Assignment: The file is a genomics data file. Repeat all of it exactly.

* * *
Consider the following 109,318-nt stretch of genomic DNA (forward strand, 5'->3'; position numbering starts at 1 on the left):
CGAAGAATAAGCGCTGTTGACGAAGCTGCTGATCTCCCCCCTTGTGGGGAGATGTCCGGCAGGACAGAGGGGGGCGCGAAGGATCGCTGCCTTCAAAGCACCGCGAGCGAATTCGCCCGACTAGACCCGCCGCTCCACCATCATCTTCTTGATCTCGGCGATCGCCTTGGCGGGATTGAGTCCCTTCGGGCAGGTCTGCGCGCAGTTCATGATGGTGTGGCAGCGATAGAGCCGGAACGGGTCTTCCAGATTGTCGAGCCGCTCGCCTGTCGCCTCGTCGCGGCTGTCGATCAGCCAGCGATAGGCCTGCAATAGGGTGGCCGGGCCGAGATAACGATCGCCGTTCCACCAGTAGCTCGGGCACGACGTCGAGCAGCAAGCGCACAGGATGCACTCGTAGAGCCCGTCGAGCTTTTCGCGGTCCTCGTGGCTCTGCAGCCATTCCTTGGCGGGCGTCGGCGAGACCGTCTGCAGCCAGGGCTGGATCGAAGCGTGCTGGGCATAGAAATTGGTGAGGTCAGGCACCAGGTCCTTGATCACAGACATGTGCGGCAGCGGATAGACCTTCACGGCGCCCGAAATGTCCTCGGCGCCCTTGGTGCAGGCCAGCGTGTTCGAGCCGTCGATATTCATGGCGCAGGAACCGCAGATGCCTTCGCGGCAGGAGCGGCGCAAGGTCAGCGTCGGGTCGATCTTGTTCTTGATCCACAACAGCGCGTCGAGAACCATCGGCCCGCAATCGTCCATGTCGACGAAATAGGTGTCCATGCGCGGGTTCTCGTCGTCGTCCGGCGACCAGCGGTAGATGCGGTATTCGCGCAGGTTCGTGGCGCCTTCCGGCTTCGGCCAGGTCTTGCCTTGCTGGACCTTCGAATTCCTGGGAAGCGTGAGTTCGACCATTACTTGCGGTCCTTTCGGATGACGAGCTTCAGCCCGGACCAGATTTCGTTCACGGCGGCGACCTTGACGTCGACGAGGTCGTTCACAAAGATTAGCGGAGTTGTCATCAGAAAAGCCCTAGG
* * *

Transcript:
Consider the following 109,318-nt stretch of genomic DNA (forward strand, 5'->3'; position numbering starts at 1 on the left):
CGAAGAATAAGCGCTGTTGACGAAGCTGCTGATCTCCCCCCTTGTGGGGAGATGTCCGGCAGGACAGAGGGGGGCGCGAAGGATCGCTGCCTTCAAAGCACCGCGAGCGAATTCGCCCGACTAGACCCGCCGCTCCACCATCATCTTCTTGATCTCGGCGATCGCCTTGGCGGGATTGAGTCCCTTCGGGCAGGTCTGCGCGCAGTTCATGATGGTGTGGCAGCGATAGAGCCGGAACGGGTCTTCCAGATTGTCGAGCCGCTCGCCTGTCGCCTCGTCGCGGCTGTCGATCAGCCAGCGATAGGCCTGCAATAGGGTGGCCGGGCCGAGATAACGATCGCCGTTCCACCAGTAGCTCGGGCACGACGTCGAGCAGCAAGCGCACAGGATGCACTCGTAGAGCCCGTCGAGCTTTTCGCGGTCCTCGTGGCTCTGCAGCCATTCCTTGGCGGGCGTCGGCGAGACCGTCTGCAGCCAGGGCTGGATCGAAGCGTGCTGGGCATAGAAATTGGTGAGGTCAGGCACCAGGTCCTTGATCACAGACATGTGCGGCAGCGGATAGACCTTCACGGCGCCCGAAATGTCCTCGGCGCCCTTGGTGCAGGCCAGCGTGTTCGAGCCGTCGATATTCATGGCGCAGGAACCGCAGATGCCTTCGCGGCAGGAGCGGCGCAAGGTCAGCGTCGGGTCGATCTTGTTCTTGATCCACAACAGCGCGTCGAGAACCATCGGCCCGCAATCGTCCATGTCGACGAAATAGGTGTCCATGCGCGGGTTCTCGTCGTCGTCCGGCGACCAGCGGTAGATGCGGTATTCGCGCAGGTTCGTGGCGCCTTCCGGCTTCGGCCAGGTCTTGCCTTGCTGGACCTTCGAATTCCTGGGAAGCGTGAGTTCGACCATTACTTGCGGTCCTTTCGGATGACGAGCTTCAGCCCGGACCAGATTTCGTTCACGGCGGCGACCTTGACGTCGACGAGGTCGTTCACAAAGATTAGCGGAGTTGTCATCAGAAAAGCCCTAGG